For individuals, there would be four tax brackets instead of the current seven brackets. The lowest tax rate would climb from 10 percent to 12 percent, while the top rate would remain at 39.6 percent. The increase in the bottom rate would offset by a larger share of income being taxed at 12 percent, rather than 15 percent, along with a $600 increase to the Child Tax Credit. The top bracket would only apply to households that make more than $1 million per year, compared with $470,000 today.
The biggest gifts to the wealthiest Americans on the individual side come from eliminating the estate tax and the Alternative Minimum Tax, which helps ensures that wealthy people don’t use loopholes to reduce their tax liability to next to nothing. In 2005, the AMT increased Trump’s effective tax rate from 4 percent to 24 percent, a $31 million difference. The estate tax only impacts the wealthiest 0.2 percent of Americans, because the share of inheritances below $11 million for couples is exempted. The Republican bill would immediately double that threshold and by 2024 it would be entirely repealed. Getting rid of the estate tax would be a massive gift to Trump’s children and other heirs.
As expected, most of the cuts are on the corporate side of the tax code. The corporate tax rate would fall from 35 to 20 percent, while business owners whose profits are taxed as individual income—known as pass-through companies—would see their top tax rate drop from 39.6 percent to 25 percent. Those two provisions alone would cost about $2.7 trillion over the next decade, according to the TPC.
The Republican bill attempts to stop top-earners, such as lawyers, from reclassifying themselves as pass-through companies by implementing “guardrails,” such as excluding professional service companies. In doing so, the bill adds significant complexity to the tax code, despite Republicans’ stated aim of making it simpler to pay taxes. In September, Seth Hanlon, a tax expert at the liberal Center for American Progress, told Mother Jones that stopping wealthy Americans from abusing the expanded pass-through loophole would be impossible to achieve in practice.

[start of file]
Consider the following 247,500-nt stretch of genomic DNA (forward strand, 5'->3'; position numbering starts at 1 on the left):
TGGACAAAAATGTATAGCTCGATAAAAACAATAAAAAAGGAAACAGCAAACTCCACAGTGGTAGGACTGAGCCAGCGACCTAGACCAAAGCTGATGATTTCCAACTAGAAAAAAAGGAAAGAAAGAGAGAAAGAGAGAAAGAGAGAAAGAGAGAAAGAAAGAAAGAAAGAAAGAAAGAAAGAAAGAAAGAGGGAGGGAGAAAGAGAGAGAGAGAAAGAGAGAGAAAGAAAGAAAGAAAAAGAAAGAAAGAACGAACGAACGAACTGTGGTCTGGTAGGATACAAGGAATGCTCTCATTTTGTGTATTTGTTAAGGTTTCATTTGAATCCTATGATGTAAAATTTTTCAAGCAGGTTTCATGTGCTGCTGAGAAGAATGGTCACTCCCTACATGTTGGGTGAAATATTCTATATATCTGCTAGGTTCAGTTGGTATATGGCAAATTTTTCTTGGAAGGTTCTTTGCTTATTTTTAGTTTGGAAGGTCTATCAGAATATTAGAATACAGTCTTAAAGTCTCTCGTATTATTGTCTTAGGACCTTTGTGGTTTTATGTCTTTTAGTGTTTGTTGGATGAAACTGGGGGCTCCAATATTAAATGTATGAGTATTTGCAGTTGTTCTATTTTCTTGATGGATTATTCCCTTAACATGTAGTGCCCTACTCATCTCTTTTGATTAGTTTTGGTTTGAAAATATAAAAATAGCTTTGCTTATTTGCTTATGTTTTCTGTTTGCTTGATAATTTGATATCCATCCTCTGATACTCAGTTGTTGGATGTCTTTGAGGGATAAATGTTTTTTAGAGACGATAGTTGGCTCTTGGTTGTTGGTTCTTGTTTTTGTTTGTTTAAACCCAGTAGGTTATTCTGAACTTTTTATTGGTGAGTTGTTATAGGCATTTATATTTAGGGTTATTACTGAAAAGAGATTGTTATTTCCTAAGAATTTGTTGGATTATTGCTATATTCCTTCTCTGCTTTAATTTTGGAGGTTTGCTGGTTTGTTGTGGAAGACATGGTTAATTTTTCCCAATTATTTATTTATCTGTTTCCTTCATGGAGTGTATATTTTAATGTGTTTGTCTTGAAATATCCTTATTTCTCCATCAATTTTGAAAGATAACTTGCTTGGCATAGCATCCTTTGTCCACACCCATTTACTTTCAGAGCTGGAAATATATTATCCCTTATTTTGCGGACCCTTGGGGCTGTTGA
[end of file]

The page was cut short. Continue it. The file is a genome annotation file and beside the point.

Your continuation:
The budget resolution passed by the House last week allows Congress to increase deficit-spending by $1.5 trillion over the next 10 years. The TPC has estimated that Republicans initial cuts would cost $900 billion more than that. Republicans are using what nonpartisan groups like the Committee for a Responsible Federal Budget considers gimmicky and deceptive accounting to mask tax cuts that are likely to cost more than their $1.5 trillion limit.
The bill, for example, proposes a new $300 tax credit for adult dependents, such as college students. But the credit would expire after five years. When that deadline approaches, there will be pressure to extend it again or make it permanent—further increasing the cost of the cuts. The corporate tax cut, on the other hand, would not expire.